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Tight Tights: on Male-Character Romance

I'm sick today.

I thank my lovely wife for passing along this nasty cold with a kiss to me. How ironic.

So, in honor of being sick I'm binging movies. Harry Potter it is! As I write, Harry Potter and the Prisoner of Azkaban is playing in the background. I've been doing my #Potterwatch tweets all day too, which you can check out on my Twitter Profile.

One of my wonderful writer friends, @Gurru_Says asked if I'd write a blog post on the guy side of romantic chemistry, so. Here we are.

First off, a few disclaimers. This is not meant to continue the immortal fan debate over who Hermione should have really ended up with (although I will touch on it). in addition, this is not a critique on JK Rowling's substantial writing skills, either.

This is all about writing!

That being said, let us begin:

Reading and binging Harry Potter books and films, I always felt like the guy ends of the romantic relationships were lacking. There was no chemistry. There was no actual sex appeal. Not from my guy's perspective, anyway. So, if you're a girl or otherwise etc etc etc and you're writing characters with romantic relationships let's set some things straight about guys.

Guys have a sex drive. There. I said it. Let's get that right out there where we can deal with it. Even if you're writing YA, In order to make it believable, really sell it, you need at the very least be aware of this fact. I'm not saying we're all greedy horndogs out for one thing. A great example, other than HP, where I think they did male characters a general disservice was in That 70's Show. There are multiple episodes where that's literally all the male characters are referencing is sex. Are they teenagers? Yes. Can teenage boys be the scum of the earth? Sure, you bet (seeing as how I was one once).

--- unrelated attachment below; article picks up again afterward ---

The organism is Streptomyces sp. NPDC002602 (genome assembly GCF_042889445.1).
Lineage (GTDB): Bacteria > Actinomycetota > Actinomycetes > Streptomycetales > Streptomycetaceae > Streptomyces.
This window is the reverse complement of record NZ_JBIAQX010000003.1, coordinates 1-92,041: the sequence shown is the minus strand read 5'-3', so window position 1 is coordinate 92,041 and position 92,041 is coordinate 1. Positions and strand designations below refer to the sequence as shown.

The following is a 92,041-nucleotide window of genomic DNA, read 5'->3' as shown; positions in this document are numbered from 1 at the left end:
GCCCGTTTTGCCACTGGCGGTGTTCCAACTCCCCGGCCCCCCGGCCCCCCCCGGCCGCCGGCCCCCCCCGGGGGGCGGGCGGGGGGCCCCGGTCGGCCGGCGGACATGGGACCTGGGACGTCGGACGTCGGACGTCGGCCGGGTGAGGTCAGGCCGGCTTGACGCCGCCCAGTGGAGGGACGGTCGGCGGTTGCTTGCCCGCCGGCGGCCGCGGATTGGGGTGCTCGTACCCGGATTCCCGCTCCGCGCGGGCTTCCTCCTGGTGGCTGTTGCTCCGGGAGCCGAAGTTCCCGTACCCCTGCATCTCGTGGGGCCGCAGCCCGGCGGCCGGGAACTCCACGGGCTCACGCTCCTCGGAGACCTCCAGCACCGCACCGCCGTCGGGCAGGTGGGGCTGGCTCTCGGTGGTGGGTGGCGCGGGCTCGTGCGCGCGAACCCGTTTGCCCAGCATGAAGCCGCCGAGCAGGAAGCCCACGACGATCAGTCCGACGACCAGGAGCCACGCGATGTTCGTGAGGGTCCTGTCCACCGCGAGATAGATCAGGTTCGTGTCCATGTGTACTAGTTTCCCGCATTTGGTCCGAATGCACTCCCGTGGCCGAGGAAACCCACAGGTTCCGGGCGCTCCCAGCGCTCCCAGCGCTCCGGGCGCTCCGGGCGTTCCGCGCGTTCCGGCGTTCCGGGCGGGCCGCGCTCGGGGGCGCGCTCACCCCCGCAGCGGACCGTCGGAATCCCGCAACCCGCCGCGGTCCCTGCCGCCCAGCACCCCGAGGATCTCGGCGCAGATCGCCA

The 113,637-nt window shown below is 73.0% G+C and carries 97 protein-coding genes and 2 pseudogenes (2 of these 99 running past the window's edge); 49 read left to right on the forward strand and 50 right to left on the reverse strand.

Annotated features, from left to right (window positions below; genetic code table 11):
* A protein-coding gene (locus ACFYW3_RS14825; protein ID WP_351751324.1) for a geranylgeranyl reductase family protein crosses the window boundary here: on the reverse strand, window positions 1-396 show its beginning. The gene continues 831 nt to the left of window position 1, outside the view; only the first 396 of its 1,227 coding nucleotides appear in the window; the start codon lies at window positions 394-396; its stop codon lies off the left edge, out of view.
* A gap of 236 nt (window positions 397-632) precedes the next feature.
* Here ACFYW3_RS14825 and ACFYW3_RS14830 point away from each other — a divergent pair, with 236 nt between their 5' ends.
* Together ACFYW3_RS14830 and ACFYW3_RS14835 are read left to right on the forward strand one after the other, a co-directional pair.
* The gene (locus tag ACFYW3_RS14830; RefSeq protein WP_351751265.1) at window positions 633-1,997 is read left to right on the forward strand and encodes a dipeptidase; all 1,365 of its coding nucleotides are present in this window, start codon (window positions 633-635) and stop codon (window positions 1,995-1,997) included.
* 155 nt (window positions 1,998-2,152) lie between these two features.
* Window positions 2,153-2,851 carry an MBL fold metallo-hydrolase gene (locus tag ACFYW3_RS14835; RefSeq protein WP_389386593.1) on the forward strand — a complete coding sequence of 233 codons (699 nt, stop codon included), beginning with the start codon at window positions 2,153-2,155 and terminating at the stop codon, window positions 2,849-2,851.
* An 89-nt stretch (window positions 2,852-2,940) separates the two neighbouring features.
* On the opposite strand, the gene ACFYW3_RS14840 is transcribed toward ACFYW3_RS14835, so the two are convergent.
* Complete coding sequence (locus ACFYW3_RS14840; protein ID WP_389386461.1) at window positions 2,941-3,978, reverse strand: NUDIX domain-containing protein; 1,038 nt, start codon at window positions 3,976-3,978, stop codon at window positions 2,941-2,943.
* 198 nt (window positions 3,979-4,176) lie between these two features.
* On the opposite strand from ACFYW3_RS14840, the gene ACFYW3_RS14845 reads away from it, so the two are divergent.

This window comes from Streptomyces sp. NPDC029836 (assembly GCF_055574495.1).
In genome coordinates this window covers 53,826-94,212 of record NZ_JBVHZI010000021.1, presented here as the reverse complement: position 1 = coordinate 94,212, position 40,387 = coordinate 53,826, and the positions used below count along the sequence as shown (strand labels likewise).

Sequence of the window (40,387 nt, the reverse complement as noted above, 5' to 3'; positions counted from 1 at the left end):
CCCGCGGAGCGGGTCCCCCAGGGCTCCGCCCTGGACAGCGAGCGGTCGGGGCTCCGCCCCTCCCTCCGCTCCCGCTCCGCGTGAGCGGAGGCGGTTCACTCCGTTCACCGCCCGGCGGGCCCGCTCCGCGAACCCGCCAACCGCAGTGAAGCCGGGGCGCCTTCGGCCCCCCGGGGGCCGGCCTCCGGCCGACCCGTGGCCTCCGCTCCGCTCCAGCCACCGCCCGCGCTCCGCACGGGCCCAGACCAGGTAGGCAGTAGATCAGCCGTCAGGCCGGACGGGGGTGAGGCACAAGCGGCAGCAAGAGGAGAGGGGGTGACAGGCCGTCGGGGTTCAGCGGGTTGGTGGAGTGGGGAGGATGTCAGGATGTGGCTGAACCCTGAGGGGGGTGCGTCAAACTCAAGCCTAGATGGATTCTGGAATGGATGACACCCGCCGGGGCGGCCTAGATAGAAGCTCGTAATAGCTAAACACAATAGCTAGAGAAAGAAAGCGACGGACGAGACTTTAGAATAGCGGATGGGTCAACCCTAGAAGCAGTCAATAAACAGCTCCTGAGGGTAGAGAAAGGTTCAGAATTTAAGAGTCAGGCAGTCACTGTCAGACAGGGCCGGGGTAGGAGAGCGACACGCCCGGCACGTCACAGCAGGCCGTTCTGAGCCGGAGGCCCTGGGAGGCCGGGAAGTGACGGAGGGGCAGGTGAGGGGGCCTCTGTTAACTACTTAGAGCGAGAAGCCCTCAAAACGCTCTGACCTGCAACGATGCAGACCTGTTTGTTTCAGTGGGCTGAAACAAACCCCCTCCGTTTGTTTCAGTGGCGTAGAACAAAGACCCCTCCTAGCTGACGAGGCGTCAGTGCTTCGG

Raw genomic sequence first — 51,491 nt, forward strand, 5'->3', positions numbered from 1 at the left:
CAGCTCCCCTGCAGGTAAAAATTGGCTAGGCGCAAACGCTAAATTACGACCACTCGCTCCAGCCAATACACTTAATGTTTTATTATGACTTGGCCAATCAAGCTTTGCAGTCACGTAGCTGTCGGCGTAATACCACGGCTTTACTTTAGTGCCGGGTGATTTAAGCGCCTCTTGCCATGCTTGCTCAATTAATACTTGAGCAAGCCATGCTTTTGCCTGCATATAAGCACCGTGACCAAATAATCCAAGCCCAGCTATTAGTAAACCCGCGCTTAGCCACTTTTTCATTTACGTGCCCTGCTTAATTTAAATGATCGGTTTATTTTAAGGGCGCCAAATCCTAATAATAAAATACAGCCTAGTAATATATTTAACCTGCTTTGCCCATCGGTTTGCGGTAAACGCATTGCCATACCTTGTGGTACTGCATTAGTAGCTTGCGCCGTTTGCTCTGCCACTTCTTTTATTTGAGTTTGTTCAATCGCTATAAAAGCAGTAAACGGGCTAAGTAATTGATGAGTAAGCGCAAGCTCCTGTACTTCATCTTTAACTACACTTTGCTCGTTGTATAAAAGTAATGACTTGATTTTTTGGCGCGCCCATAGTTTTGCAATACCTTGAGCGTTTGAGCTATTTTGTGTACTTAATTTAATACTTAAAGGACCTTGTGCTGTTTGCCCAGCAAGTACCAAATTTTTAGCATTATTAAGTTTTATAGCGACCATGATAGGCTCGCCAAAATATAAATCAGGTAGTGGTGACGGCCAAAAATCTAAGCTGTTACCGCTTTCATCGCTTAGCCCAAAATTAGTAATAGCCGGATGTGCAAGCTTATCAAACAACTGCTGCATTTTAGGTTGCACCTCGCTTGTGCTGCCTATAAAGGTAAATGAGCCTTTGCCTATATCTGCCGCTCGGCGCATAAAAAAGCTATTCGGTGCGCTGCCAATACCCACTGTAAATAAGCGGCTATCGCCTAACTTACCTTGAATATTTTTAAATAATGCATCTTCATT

However, there's more going on underneath those bulging muscles and distant eyes. (I know I know, believe it or not).

Taking it back to Harry Potter romantic chemistry - the next thing is that guys don't think like girls. They usually don't operate like girls (yes, I know we live in a diverse world - these are just my thoughts). So, especially in the last HP book, the Deathly Hallows, I think Harry acts like a girl for the vast majority of the book. This isn't a slam on girls - this is, I think, a case of incorrect character action.

Guys are Do-ers. We think less and emote less. We do. This is why, I think, guys can in general get over things faster than ladies. Sure, we still feel and hurt and struggle; however, we usually find physical ways to express those emotions besides just running inner monologues and single word replies. If we're angry, we act out. If we're feeling all lovey-dovey, we get... you know... in the mood.

- And that's where you can bring out the physical aspects of romance with characters.

One of the reasons I think a debate even exists between who Hermione ought to have really ended up with is because, among other things, we only ever see her spending time with Harry. Is the series named Ron Weasly and-the-fill-in-the-blank? No. (Although, there are some hilarious memes floating around the internet!) We have a character-arc history between Harry and Hermione. Ron is shown as the best friend. It's also worth noting that there is a trio trope in YA-Urban-Fantasy as well.